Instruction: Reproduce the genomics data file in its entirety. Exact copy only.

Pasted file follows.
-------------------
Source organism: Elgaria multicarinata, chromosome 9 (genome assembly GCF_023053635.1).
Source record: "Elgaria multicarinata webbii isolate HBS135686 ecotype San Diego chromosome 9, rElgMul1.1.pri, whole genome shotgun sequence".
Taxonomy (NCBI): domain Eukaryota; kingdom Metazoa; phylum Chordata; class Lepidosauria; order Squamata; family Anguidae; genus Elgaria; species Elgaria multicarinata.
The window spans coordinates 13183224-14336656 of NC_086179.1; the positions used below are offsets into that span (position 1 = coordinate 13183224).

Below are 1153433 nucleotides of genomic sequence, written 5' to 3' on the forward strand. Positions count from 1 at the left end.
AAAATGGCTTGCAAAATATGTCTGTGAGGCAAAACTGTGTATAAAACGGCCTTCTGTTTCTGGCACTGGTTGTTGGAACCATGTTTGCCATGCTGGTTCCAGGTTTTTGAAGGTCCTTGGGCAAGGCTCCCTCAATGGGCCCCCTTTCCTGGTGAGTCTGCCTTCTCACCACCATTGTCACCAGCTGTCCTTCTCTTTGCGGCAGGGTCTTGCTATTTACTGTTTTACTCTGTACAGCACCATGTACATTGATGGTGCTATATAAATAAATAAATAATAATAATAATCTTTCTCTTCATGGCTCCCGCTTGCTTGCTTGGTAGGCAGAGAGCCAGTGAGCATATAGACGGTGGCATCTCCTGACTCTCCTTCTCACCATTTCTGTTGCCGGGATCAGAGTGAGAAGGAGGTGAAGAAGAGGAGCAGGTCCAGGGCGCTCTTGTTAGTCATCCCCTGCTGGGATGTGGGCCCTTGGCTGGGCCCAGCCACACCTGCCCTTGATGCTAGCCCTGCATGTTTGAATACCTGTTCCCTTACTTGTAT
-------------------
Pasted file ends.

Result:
Source organism: Elgaria multicarinata, chromosome 9 (genome assembly GCF_023053635.1).
Source record: "Elgaria multicarinata webbii isolate HBS135686 ecotype San Diego chromosome 9, rElgMul1.1.pri, whole genome shotgun sequence".
Taxonomy (NCBI): domain Eukaryota; kingdom Metazoa; phylum Chordata; class Lepidosauria; order Squamata; family Anguidae; genus Elgaria; species Elgaria multicarinata.
The window spans coordinates 13183224-14336656 of NC_086179.1; the positions used below are offsets into that span (position 1 = coordinate 13183224).

Below are 1153433 nucleotides of genomic sequence, written 5' to 3' on the forward strand. Positions count from 1 at the left end.
AAAATGGCTTGCAAAATATGTCTGTGAGGCAAAACTGTGTATAAAACGGCCTTCTGTTTCTGGCACTGGTTGTTGGAACCATGTTTGCCATGCTGGTTCCAGGTTTTTGAAGGTCCTTGGGCAAGGCTCCCTCAATGGGCCCCCTTTCCTGGTGAGTCTGCCTTCTCACCACCATTGTCACCAGCTGTCCTTCTCTTTGCGGCAGGGTCTTGCTATTTACTGTTTTACTCTGTACAGCACCATGTACATTGATGGTGCTATATAAATAAATAAATAATAATAATAATCTTTCTCTTCATGGCTCCCGCTTGCTTGCTTGGTAGGCAGAGAGCCAGTGAGCATATAGACGGTGGCATCTCCTGACTCTCCTTCTCACCATTTCTGTTGCCGGGATCAGAGTGAGAAGGAGGTGAAGAAGAGGAGCAGGTCCAGGGCGCTCTTGTTAGTCATCCCCTGCTGGGATGTGGGCCCTTGGCTGGGCCCAGCCACACCTGCCCTTGATGCTAGCCCTGCATGTTTGAATACCTGTTCCCTTACTTGTAT